When you’re a new parent, you find yourself thinking about sleep a lot.
As well as banging on about being a new parent all the time. But, yes. Sleep.
As it happens, I think about sleep a fair amount anyway. Right now, I’m looking at a letter on my noticeboard from the local Department of Clinical Neurosciences about my “sleep related episodes”, which may or may not be related to my stroke.
I’ll be going for a sleep-deprived EEG in due course, which should be interesting. Hopefully going out clubbing till 6am is the indicated preparation for that.
And in my previous life as a High-Powered Financial Lawyer, it was entirely normal for me to pull, say, three all-nighters in any given week. I’ve got to think that was a contributing factor to my stroke.
So when Clonidine for the masses, BBC Radio 4’s Start The Week, got into Hard Work And Sweet Slumber this week, you better believe I was there. The fulcrum of the discussion was neurologist and sleep scientist Matthew Walker’s new book, Why We Sleep.
Why We Sleep looks at the great sleep erosion since 1940, and how this has been deleterious to physical health, mental health, and GDP. In 1940, less than 10% of the British population got less than six hours sleep a night. Now, less than half of the population get that amount of sleep.
Presenter Francine Stock (#Stroke’s Andrew Marr is on holiday) is also joined by Matthew Taylor, CEO of the RSA and chair of the Theresa May-commissioned Taylor Review report Good Work, Susan Foister, co-curator of the forthcoming Reflections: Van Eyck and the Pre-Raphaelites at the English National Gallery, and Sasha Handley, who is running the impact and engagement project ‘How we used to sleep’ with Little Moreton Hall.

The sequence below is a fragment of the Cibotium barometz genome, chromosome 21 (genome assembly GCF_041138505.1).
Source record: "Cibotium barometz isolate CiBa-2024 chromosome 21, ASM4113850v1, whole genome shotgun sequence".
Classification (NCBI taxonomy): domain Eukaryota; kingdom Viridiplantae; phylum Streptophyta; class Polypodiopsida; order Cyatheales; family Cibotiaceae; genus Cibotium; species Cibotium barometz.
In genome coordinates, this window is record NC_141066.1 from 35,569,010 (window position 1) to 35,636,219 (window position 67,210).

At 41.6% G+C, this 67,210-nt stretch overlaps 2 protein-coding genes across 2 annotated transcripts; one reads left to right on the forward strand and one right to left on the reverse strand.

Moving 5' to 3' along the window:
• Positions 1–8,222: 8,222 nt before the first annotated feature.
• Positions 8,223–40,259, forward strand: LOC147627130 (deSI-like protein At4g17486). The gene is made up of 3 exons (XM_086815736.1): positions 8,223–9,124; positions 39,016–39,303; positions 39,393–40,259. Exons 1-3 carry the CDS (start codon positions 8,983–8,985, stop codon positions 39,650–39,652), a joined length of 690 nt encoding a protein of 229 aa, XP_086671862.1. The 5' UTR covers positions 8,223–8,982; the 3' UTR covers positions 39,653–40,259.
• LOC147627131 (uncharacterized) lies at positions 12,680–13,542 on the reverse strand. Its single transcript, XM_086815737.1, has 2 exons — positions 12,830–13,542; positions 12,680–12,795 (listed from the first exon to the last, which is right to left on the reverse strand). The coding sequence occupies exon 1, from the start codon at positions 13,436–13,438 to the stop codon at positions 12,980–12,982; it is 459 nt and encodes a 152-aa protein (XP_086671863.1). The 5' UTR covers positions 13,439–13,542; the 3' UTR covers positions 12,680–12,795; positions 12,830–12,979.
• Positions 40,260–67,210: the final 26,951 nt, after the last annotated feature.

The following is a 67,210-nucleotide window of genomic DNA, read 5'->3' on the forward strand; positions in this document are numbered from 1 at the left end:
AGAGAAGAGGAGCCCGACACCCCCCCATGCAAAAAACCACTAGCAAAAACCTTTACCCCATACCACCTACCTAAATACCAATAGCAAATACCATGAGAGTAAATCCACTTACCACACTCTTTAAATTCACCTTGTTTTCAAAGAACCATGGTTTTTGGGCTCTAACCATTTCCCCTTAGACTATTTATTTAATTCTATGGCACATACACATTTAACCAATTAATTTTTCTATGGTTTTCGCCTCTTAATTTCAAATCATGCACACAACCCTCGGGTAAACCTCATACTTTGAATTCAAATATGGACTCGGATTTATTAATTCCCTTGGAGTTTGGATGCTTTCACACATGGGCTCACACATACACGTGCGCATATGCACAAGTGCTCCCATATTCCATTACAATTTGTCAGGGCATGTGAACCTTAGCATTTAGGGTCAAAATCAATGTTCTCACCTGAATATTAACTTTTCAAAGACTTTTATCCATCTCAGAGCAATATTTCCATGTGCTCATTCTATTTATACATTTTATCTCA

It’s worth listening to in its entirety at the link above, but here are some quick takeaways…
- Medieval people slept in two chunks – biphasically – which seemed to work pretty well for them. The First Sleep would be 3 1/2-4 hrs, followed by 1hr awake to have sex, pray, or brew beer, then the Second Sleep. No doubt you modern types are wondering – Why they didn’t pray, screw, and brew AT THE SAME TIME?!?!
- Sleep deficits particularly affect lower socio-economic classes, but are also a form of affluenza. The World Health Organisation has characterised night shift work as a carcinogen.
- Modern concerns about the quality and quantity of sleep reflect similar concerns during the early period of the industrial revolution.
- Matthew Taylor characterises these as a liminal periods of disenchantment – and Engels Pauses – wherein, during the early stages of the industrial revolution, change had begun but there wasn’t yet an improvement in people’s conditions in say, Manchester or Salford, and we’re in a similar phase now.
So, what to do to get a good night’s sleep and avoid a massive stroke in these pre-post-capitalist times? The programme does offer some practical advice. Obviously, keeping yer devices out of the bedroom will help. But this is presented as being much bigger sacrifice than ditching petrol cars for electric. And that’s fair enough.
Sleeping pills – like, say, Clonidine, which is a blood pressure pill that can be prescribed off-label as a sedative-hypnotics – don’t really help. Matthew Walker indicates that sleeping pills are blunt instruments that can’t produce naturalistic sleep, and have been linked to a higher risk of death and cancer. Cognitive behaviour therapy seems to be as good short term and lasts longer.
Walker does advocate a hot bath before bed, though. This is advice I’ve previously received through, I think, Headspace. And I’ve found it to work. Science says that’s not for the reasons one might assume, though. It’s not that the bath gets you all comfy and cosy and relaxed and ready for bed.
No. According to science, the secret is that you have to drop your body temperature 1°C to get off to sleep. In a hot bath, your blood moves towards your body surface, and your core temperature plummets.
Oh, and the Pre-Raphaelites would recommend regaining your creativity. Nighty-night – see you next week!